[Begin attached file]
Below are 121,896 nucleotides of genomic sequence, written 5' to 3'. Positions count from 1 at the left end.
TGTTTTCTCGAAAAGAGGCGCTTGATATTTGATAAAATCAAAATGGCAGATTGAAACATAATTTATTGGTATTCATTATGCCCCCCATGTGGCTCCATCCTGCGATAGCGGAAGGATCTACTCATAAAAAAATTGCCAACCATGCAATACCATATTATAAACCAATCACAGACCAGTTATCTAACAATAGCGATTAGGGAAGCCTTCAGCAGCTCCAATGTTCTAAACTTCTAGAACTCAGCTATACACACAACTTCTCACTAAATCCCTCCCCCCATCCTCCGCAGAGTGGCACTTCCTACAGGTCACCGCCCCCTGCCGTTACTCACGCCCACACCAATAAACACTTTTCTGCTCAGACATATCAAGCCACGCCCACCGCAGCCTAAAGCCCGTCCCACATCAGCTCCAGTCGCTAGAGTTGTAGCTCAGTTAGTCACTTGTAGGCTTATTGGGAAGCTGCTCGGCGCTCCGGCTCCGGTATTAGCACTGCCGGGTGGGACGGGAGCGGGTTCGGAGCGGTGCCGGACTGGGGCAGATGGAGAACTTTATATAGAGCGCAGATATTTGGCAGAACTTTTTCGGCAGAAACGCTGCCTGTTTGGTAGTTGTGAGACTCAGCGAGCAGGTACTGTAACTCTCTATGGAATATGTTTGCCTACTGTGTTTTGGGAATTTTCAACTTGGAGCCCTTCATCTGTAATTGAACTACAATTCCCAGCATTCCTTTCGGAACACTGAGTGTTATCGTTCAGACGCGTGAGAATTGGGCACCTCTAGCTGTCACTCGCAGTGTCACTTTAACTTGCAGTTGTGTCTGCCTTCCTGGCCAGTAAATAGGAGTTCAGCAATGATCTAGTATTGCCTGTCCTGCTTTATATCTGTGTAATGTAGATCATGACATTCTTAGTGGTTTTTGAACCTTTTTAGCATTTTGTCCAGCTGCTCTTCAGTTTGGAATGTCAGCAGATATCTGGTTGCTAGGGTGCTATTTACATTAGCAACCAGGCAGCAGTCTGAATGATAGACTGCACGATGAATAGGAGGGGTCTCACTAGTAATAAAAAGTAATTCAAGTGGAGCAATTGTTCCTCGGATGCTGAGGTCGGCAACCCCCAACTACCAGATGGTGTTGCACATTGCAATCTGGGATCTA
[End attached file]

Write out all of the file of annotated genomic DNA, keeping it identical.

Below are 121,896 nucleotides of genomic sequence, written 5' to 3'. Positions count from 1 at the left end.
TGTTTTCTCGAAAAGAGGCGCTTGATATTTGATAAAATCAAAATGGCAGATTGAAACATAATTTATTGGTATTCATTATGCCCCCCATGTGGCTCCATCCTGCGATAGCGGAAGGATCTACTCATAAAAAAATTGCCAACCATGCAATACCATATTATAAACCAATCACAGACCAGTTATCTAACAATAGCGATTAGGGAAGCCTTCAGCAGCTCCAATGTTCTAAACTTCTAGAACTCAGCTATACACACAACTTCTCACTAAATCCCTCCCCCCATCCTCCGCAGAGTGGCACTTCCTACAGGTCACCGCCCCCTGCCGTTACTCACGCCCACACCAATAAACACTTTTCTGCTCAGACATATCAAGCCACGCCCACCGCAGCCTAAAGCCCGTCCCACATCAGCTCCAGTCGCTAGAGTTGTAGCTCAGTTAGTCACTTGTAGGCTTATTGGGAAGCTGCTCGGCGCTCCGGCTCCGGTATTAGCACTGCCGGGTGGGACGGGAGCGGGTTCGGAGCGGTGCCGGACTGGGGCAGATGGAGAACTTTATATAGAGCGCAGATATTTGGCAGAACTTTTTCGGCAGAAACGCTGCCTGTTTGGTAGTTGTGAGACTCAGCGAGCAGGTACTGTAACTCTCTATGGAATATGTTTGCCTACTGTGTTTTGGGAATTTTCAACTTGGAGCCCTTCATCTGTAATTGAACTACAATTCCCAGCATTCCTTTCGGAACACTGAGTGTTATCGTTCAGACGCGTGAGAATTGGGCACCTCTAGCTGTCACTCGCAGTGTCACTTTAACTTGCAGTTGTGTCTGCCTTCCTGGCCAGTAAATAGGAGTTCAGCAATGATCTAGTATTGCCTGTCCTGCTTTATATCTGTGTAATGTAGATCATGACATTCTTAGTGGTTTTTGAACCTTTTTAGCATTTTGTCCAGCTGCTCTTCAGTTTGGAATGTCAGCAGATATCTGGTTGCTAGGGTGCTATTTACATTAGCAACCAGGCAGCAGTCTGAATGATAGACTGCACGATGAATAGGAGGGGTCTCACTAGTAATAAAAAGTAATTCAAGTGGAGCAATTGTTCCTCGGATGCTGAGGTCGGCAACCCCCAACTACCAGATGGTGTTGCACATTGCAATCTGGGATCTA